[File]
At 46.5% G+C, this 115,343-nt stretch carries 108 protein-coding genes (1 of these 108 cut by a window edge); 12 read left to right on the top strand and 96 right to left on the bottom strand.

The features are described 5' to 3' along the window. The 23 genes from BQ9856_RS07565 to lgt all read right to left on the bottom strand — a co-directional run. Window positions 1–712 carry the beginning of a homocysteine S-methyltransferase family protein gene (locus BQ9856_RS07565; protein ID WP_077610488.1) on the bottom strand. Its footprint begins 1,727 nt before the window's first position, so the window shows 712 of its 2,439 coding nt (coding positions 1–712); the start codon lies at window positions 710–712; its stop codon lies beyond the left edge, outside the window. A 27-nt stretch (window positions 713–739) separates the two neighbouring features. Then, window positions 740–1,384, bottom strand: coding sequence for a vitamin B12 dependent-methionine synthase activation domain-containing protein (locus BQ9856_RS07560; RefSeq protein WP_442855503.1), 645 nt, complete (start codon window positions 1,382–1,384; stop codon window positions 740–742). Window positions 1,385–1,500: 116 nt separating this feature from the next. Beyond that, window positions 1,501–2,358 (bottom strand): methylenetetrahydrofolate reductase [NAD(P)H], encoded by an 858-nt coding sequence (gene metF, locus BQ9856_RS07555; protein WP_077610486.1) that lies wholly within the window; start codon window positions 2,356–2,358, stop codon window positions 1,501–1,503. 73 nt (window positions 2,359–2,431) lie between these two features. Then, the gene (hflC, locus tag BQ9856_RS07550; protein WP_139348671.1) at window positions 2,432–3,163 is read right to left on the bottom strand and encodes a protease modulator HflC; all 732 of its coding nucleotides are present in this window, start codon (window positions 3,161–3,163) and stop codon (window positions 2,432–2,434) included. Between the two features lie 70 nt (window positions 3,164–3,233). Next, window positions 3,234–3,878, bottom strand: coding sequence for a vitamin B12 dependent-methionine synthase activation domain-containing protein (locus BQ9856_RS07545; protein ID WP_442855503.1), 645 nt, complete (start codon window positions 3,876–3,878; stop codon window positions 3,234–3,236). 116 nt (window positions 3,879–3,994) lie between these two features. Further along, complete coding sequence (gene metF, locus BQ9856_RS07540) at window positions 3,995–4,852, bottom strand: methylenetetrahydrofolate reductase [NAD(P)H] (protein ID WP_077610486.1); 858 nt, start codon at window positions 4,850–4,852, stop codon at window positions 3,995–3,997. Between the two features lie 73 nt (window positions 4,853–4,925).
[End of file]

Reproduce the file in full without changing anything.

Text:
At 46.5% G+C, this 115,343-nt stretch carries 108 protein-coding genes (1 of these 108 cut by a window edge); 12 read left to right on the top strand and 96 right to left on the bottom strand.

The features are described 5' to 3' along the window. The 23 genes from BQ9856_RS07565 to lgt all read right to left on the bottom strand — a co-directional run. Window positions 1–712 carry the beginning of a homocysteine S-methyltransferase family protein gene (locus BQ9856_RS07565; protein ID WP_077610488.1) on the bottom strand. Its footprint begins 1,727 nt before the window's first position, so the window shows 712 of its 2,439 coding nt (coding positions 1–712); the start codon lies at window positions 710–712; its stop codon lies beyond the left edge, outside the window. A 27-nt stretch (window positions 713–739) separates the two neighbouring features. Then, window positions 740–1,384, bottom strand: coding sequence for a vitamin B12 dependent-methionine synthase activation domain-containing protein (locus BQ9856_RS07560; RefSeq protein WP_442855503.1), 645 nt, complete (start codon window positions 1,382–1,384; stop codon window positions 740–742). Window positions 1,385–1,500: 116 nt separating this feature from the next. Beyond that, window positions 1,501–2,358 (bottom strand): methylenetetrahydrofolate reductase [NAD(P)H], encoded by an 858-nt coding sequence (gene metF, locus BQ9856_RS07555; protein WP_077610486.1) that lies wholly within the window; start codon window positions 2,356–2,358, stop codon window positions 1,501–1,503. 73 nt (window positions 2,359–2,431) lie between these two features. Then, the gene (hflC, locus tag BQ9856_RS07550; protein WP_139348671.1) at window positions 2,432–3,163 is read right to left on the bottom strand and encodes a protease modulator HflC; all 732 of its coding nucleotides are present in this window, start codon (window positions 3,161–3,163) and stop codon (window positions 2,432–2,434) included. Between the two features lie 70 nt (window positions 3,164–3,233). Next, window positions 3,234–3,878, bottom strand: coding sequence for a vitamin B12 dependent-methionine synthase activation domain-containing protein (locus BQ9856_RS07545; protein ID WP_442855503.1), 645 nt, complete (start codon window positions 3,876–3,878; stop codon window positions 3,234–3,236). 116 nt (window positions 3,879–3,994) lie between these two features. Further along, complete coding sequence (gene metF, locus BQ9856_RS07540) at window positions 3,995–4,852, bottom strand: methylenetetrahydrofolate reductase [NAD(P)H] (protein ID WP_077610486.1); 858 nt, start codon at window positions 4,850–4,852, stop codon at window positions 3,995–3,997. Between the two features lie 73 nt (window positions 4,853–4,925).